Norton Colvin, a trial attorney in Brownsville who has represented many landowners, said those who don’t have the financial means to go to court can “get steam-rolled” by the process.

It’s rare, he said, for landowners to get a check from the government for what their property’s worth. “It’s a struggle all the way to get anything close to fair compensation,” he says.

Experts say Trump’s plans for the border wall is likely to result in significantly more litigation than the border fence prompted a decade ago.

Only about a third of the border property is owned by the federal government, according federal authorities.

Rep. Henry Cuellar (D-TX), whose constituents own property in the projected path of a border wall, said many people are on edge and bracing for a fight.

“The citizens and local government are going to put up tremendous resistance,” he said. “It’s a costly logistical nightmare for both sides. If they want to put this [wall] on private property, there will be lawsuits and delays.”

25.901747
-97.497484

http://ktla.com/2017/04/03/trumps-promised-border-wall-likely-means-lawsuits-involving-american-landowners/

A sign is shown near the Mexico border in Texas. (Credit: CNN/Scott Bronstein)

Before Donald Trump can build his promised wall between the US and Mexico, he will have to take private property from thousands of US citizens – a land grab that is expected to prompt years of legal battles, cost tens of millions in taxpayer dollars and delay construction.

A CNN analysis of lawsuits filed the last time the government seized land to build a border fence in 2006 found that property owners who fought to keep their land always lost and that the government often offered them thousands of dollars less than the land was worth.

Many court battles dragged on for years, stalling construction at times, according to the review of more than 400 federal lawsuits. In scores of cases, the litigation continues today.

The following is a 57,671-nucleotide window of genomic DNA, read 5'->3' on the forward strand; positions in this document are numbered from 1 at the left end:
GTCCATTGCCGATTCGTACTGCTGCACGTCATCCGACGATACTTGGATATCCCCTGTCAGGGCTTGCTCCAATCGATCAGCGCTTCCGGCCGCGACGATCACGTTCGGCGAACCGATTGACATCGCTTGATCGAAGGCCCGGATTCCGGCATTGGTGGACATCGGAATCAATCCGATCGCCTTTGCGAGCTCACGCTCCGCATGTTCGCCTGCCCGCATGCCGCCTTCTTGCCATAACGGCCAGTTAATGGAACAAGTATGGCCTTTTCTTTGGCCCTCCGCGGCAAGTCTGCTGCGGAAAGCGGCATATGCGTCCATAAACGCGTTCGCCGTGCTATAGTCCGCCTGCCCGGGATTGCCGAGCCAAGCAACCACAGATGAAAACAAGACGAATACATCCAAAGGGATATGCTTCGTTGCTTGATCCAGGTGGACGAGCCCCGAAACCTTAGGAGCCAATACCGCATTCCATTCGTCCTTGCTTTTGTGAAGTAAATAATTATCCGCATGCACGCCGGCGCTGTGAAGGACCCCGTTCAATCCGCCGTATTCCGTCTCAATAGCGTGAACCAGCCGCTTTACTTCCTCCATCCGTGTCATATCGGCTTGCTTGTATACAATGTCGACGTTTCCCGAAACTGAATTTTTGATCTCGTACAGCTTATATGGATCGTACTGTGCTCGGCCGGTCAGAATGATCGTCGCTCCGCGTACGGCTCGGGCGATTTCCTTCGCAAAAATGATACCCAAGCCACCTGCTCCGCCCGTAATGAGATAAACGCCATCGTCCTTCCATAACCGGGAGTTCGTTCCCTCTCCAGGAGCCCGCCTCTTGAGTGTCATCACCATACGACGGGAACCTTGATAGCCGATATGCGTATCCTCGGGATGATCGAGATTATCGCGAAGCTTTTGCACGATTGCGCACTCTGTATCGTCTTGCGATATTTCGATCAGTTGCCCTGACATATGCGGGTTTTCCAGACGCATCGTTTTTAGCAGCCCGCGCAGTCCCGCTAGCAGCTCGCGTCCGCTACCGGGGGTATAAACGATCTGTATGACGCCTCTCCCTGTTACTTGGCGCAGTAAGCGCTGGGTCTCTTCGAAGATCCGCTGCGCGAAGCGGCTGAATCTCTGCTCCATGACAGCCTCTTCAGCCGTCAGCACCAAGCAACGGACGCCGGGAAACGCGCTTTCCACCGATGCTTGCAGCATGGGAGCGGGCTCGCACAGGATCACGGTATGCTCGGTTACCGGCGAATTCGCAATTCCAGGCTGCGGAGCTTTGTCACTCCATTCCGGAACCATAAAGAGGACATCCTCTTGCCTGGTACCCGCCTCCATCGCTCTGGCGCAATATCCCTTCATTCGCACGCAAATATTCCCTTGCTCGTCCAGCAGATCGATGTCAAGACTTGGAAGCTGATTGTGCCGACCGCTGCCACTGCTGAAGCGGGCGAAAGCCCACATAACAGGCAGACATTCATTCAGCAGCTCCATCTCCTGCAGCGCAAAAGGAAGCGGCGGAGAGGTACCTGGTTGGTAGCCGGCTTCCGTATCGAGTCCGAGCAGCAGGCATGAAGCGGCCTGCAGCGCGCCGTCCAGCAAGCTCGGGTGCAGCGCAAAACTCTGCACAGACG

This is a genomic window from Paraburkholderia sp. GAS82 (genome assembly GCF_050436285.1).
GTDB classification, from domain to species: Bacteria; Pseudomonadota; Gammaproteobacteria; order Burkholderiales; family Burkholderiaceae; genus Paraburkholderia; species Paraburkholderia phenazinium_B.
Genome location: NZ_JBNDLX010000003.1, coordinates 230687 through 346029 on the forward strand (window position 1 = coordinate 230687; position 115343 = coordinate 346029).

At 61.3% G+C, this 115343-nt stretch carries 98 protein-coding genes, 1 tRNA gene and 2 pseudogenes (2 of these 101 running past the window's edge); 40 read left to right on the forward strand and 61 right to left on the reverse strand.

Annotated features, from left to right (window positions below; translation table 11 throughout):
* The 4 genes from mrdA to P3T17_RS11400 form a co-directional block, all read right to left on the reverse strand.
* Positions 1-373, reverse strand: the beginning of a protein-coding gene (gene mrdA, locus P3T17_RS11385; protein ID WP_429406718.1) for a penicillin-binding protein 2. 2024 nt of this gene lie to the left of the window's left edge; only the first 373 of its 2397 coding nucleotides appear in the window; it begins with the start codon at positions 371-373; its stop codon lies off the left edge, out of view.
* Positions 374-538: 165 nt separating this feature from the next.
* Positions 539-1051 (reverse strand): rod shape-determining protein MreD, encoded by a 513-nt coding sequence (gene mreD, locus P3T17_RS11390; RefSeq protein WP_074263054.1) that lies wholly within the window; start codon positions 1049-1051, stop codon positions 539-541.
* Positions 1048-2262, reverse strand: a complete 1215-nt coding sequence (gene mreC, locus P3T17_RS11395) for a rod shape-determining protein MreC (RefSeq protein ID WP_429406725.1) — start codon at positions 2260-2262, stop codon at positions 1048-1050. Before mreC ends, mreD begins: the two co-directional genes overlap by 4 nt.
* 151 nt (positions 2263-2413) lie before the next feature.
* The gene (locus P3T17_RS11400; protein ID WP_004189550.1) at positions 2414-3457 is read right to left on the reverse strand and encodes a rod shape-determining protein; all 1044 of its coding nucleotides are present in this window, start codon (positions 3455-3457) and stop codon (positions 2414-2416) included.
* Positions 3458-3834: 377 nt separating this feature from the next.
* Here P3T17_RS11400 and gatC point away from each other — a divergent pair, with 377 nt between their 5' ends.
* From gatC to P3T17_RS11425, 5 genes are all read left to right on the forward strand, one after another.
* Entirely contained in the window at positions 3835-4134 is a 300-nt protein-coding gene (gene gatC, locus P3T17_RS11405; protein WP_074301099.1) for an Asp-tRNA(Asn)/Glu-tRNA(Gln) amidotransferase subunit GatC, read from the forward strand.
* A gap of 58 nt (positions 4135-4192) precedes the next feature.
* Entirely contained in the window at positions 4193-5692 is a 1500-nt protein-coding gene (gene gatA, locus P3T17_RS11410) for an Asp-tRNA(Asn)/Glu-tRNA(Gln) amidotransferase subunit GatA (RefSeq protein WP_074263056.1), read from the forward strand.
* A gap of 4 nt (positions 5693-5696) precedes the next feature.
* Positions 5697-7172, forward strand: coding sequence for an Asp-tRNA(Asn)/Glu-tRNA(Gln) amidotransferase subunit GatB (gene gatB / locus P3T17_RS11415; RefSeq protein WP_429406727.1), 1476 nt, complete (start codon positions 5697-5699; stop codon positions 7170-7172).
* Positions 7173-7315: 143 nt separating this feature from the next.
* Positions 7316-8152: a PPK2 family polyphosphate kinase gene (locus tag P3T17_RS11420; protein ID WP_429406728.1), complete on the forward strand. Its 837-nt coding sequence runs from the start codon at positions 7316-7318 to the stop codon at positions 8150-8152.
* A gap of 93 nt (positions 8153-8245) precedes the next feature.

The government’s land acquisition was also costly. More than $78 million was spent on some 600 parcels, according to US Customs and Border Protection officials. An additional $25 million is expected to be paid to settle unresolved real estate transactions and for litigation expenses, the agency said.

And that money covers only 654 miles of sporadic fencing that lines the 2,000 mile border.

If President Trump builds a “great, big beautiful wall” over larger portions of the border as he has vowed, there will likely be hundreds, if not thousands more landowners going to court to stop the take-over or to get a better price for their land, experts say.

Joseph Hein, whose 580 acre ranch has been in his family for nearly 100 years, says he’s against a border wall, especially if it runs through his property.

Joseph Hein is shown. (Credit: CNN/Scott Bronstein)

“I would fight this,” said Hein, standing on a ridge overlooking the Rio Grande River, south of Laredo, Texas. “A lot of us would fight.” The previous fence never got as far as Hein’s land.

“This is so wrong, you know, this is being done based on ignorance and fear and misinformation and assumptions,” he said.

Residents of the River Bend resort and golf club in Brownsville, Texas are also bracing for a fight. More than 300 residents live in tiny RV mobile homes or brick houses placed neatly around the golf course. While not wealthy, most are over 65, and enjoying retirement.

“Someone asked me what heaven would look like? And you know what I said? River Bend.” said Pat Bell, who moved there from Kansas two decades ago.

When the government built the border fence years ago, the resort presented a thorny problem, the results of which can be seen today: The fence goes right up to the edge of the resort on both sides, but leaves a large gap in-between.

The fence would have bisected the resort.

“If it did that, 70% of our property would be on the south side of the wall,” said Jeremy Barnard, general manager of the resort. “That would affect 15 of our 18 holes of the golf course and over 200 residences.”

Pat Bell is shown. (Credit: CNN/Greg Kilday)

Resident Bell said she’s a Trump supporter, but thinks his policy is misguided when it comes to the border. Fences and walls, she said, don’t work. And, she’s willing to go to court over her property.

“You hate to say it,” she said, “I will get a lawyer if it comes to that.”

The US Department of Justice said in a statement to CNN that acquiring land for the border wall was part of the nation’s “security policy” and that property owners would receive “fair market” compensation in exchange.

Former Customs and Border Protection Commissioner W. Ralph Basham, who oversaw some of the fence construction under the Bush administration, said officials often tried to negotiate with land owners to come up with unique solutions when the fence bisected their property, such as constructing gates so their livestock could pass through, which he said caused some construction delays.